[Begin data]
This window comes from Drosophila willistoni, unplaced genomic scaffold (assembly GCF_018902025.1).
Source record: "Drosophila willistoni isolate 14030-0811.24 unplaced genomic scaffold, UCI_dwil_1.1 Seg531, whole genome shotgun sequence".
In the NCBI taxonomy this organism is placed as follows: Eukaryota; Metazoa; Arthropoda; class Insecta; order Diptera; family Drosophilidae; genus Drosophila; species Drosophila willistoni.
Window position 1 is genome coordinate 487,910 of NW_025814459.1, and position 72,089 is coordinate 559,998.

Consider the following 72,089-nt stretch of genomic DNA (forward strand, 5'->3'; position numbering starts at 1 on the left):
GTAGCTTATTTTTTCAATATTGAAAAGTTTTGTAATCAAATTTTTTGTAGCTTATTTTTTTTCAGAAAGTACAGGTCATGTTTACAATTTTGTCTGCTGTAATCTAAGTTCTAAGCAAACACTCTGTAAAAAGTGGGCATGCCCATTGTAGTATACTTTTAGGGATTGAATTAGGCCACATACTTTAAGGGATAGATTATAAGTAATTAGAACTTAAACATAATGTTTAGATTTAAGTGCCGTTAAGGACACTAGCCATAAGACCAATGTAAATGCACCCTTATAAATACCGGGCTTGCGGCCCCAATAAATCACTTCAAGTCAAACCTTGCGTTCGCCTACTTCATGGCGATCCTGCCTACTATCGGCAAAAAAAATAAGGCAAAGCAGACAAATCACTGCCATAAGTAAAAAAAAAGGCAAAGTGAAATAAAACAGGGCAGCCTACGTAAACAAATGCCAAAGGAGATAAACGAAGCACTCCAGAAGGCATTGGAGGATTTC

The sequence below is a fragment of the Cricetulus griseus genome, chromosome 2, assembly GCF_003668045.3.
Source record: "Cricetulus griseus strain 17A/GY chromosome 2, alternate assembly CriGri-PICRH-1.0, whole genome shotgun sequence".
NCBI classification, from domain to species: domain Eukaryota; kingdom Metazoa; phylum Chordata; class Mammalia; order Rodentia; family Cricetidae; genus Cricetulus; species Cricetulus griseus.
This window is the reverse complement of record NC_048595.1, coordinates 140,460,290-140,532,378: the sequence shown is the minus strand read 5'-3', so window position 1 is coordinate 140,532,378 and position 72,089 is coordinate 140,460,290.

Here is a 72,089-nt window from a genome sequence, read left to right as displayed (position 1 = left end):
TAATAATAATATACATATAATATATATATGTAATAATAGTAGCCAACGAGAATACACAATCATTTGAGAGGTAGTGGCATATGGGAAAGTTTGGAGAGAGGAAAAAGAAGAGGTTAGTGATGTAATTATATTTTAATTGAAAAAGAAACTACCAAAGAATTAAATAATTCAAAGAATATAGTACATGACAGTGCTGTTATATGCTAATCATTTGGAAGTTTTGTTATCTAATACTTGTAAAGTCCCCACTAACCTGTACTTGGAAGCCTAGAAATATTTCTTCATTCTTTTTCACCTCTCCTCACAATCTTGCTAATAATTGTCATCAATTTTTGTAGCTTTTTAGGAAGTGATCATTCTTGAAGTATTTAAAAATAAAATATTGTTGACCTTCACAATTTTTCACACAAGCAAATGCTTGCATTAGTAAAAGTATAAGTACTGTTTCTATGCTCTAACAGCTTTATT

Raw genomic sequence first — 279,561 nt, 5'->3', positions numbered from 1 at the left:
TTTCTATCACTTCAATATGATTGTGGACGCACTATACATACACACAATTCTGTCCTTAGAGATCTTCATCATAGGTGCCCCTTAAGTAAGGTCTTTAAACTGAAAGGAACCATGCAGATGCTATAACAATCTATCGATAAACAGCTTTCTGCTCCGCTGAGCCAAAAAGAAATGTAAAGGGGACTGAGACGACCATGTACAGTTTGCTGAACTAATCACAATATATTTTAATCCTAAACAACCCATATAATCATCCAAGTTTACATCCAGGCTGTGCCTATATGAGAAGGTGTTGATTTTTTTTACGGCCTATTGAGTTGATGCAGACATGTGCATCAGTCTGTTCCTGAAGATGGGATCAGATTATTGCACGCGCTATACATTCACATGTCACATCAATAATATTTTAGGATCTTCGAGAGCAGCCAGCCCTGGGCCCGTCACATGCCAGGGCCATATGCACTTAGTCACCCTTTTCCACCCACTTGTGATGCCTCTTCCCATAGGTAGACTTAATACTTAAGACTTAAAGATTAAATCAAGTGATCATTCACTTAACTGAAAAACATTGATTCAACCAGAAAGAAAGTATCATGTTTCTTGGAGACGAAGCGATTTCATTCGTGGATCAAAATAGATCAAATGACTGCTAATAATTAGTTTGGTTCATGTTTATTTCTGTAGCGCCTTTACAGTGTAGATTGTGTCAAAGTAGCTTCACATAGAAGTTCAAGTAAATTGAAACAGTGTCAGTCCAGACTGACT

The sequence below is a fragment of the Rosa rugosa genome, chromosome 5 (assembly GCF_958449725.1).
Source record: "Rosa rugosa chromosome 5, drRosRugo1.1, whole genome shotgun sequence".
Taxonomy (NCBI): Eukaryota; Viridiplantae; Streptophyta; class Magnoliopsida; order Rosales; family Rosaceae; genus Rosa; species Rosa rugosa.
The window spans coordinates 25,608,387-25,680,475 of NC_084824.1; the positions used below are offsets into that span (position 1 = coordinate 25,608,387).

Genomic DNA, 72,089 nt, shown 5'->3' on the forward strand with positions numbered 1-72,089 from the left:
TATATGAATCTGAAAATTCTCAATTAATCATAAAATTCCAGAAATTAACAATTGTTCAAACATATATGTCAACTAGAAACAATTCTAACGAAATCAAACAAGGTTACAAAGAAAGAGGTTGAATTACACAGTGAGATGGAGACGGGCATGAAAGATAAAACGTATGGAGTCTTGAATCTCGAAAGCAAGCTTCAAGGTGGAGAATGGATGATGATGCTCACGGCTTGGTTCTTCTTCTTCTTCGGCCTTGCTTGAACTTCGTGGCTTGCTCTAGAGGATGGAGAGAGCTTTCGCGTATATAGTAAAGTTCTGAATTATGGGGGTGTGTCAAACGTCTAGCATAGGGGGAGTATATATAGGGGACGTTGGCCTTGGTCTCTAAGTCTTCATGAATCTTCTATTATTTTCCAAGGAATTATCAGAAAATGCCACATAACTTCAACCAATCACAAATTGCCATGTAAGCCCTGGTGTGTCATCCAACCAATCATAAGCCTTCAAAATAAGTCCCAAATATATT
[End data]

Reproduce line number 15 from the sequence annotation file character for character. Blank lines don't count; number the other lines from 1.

The sequence below is a fragment of the Rosa rugosa genome, chromosome 5 (assembly GCF_958449725.1).